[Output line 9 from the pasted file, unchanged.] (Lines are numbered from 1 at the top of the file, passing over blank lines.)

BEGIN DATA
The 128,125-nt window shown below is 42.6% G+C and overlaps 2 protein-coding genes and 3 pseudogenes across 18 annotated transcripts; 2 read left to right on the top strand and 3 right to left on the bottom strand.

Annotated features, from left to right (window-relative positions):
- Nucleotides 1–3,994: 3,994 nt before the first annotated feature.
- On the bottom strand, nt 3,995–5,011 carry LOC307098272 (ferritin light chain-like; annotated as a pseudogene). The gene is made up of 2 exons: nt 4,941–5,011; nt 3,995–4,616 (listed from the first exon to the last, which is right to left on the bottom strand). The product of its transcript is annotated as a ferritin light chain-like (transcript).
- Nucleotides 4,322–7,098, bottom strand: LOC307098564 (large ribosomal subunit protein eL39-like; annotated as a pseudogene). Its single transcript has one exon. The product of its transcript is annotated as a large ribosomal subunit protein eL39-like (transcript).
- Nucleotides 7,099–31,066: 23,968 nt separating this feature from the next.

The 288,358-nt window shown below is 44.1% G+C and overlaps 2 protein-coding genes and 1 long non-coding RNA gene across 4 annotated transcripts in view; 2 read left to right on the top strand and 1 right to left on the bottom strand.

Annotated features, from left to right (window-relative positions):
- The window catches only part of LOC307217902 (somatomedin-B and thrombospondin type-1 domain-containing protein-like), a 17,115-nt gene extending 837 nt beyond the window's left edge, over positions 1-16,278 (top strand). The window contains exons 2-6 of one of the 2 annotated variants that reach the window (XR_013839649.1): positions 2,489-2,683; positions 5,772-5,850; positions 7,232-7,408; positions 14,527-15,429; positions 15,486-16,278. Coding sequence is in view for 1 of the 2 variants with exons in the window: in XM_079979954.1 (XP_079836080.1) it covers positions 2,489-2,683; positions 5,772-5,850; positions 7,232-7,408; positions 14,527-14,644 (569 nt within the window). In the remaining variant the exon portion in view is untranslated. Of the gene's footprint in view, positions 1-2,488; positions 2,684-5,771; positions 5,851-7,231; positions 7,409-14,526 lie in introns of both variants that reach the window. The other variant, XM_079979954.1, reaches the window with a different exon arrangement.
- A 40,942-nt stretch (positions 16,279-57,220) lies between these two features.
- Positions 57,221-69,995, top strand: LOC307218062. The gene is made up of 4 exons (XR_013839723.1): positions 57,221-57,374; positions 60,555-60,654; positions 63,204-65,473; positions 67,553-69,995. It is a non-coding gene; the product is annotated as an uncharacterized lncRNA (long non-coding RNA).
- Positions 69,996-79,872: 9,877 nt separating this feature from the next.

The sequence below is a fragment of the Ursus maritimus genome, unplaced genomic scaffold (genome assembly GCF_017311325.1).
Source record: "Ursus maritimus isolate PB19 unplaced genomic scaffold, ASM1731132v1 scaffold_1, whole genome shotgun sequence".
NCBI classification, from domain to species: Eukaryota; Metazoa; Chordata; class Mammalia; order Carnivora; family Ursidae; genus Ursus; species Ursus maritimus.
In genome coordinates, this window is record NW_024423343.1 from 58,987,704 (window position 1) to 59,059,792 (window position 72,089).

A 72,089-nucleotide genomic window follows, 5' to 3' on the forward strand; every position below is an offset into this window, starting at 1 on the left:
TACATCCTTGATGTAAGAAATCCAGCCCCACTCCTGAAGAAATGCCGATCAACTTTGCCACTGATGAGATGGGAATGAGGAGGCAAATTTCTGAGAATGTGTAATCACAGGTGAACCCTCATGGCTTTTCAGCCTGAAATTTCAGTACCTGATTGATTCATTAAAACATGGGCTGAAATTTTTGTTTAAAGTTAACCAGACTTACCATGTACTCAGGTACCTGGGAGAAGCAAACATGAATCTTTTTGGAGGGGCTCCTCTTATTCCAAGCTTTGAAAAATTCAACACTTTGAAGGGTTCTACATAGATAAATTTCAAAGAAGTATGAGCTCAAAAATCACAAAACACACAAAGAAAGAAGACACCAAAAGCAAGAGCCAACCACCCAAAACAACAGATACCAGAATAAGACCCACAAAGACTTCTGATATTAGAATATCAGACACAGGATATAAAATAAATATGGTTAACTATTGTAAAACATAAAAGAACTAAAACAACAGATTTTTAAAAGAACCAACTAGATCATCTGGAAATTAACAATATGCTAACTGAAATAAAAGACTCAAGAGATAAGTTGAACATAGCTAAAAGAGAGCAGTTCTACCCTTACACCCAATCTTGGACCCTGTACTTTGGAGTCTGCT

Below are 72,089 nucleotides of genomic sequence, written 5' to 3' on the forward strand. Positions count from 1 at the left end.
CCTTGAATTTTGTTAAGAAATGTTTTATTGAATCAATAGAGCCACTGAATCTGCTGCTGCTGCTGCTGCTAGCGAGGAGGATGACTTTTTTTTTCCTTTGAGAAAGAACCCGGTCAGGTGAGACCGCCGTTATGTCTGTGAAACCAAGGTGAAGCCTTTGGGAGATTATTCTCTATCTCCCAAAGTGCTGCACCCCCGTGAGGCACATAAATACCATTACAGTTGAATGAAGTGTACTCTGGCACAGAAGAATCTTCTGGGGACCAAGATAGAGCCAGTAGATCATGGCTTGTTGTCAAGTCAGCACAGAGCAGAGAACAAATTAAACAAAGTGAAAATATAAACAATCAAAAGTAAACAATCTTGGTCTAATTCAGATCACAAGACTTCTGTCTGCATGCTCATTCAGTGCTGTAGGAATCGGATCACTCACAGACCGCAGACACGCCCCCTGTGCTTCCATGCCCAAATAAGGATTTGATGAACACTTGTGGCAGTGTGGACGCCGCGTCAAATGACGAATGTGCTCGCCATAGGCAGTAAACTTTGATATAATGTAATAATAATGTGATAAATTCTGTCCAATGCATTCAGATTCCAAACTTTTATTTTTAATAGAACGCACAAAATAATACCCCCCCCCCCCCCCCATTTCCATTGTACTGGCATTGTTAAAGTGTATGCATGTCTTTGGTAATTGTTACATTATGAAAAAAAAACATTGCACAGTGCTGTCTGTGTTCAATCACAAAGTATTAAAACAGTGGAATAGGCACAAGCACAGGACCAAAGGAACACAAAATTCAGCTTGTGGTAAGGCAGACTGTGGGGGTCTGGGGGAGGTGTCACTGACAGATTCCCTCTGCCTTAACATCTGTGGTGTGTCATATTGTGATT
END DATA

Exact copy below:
- The window catches only part of LOC307217902 (somatomedin-B and thrombospondin type-1 domain-containing protein-like), a 17,115-nt gene extending 837 nt beyond the window's left edge, over positions 1-16,278 (top strand). The window contains exons 2-6 of one of the 2 annotated variants that reach the window (XR_013839649.1): positions 2,489-2,683; positions 5,772-5,850; positions 7,232-7,408; positions 14,527-15,429; positions 15,486-16,278. Coding sequence is in view for 1 of the 2 variants with exons in the window: in XM_079979954.1 (XP_079836080.1) it covers positions 2,489-2,683; positions 5,772-5,850; positions 7,232-7,408; positions 14,527-14,644 (569 nt within the window). In the remaining variant the exon portion in view is untranslated. Of the gene's footprint in view, positions 1-2,488; positions 2,684-5,771; positions 5,851-7,231; positions 7,409-14,526 lie in introns of both variants that reach the window. The other variant, XM_079979954.1, reaches the window with a different exon arrangement.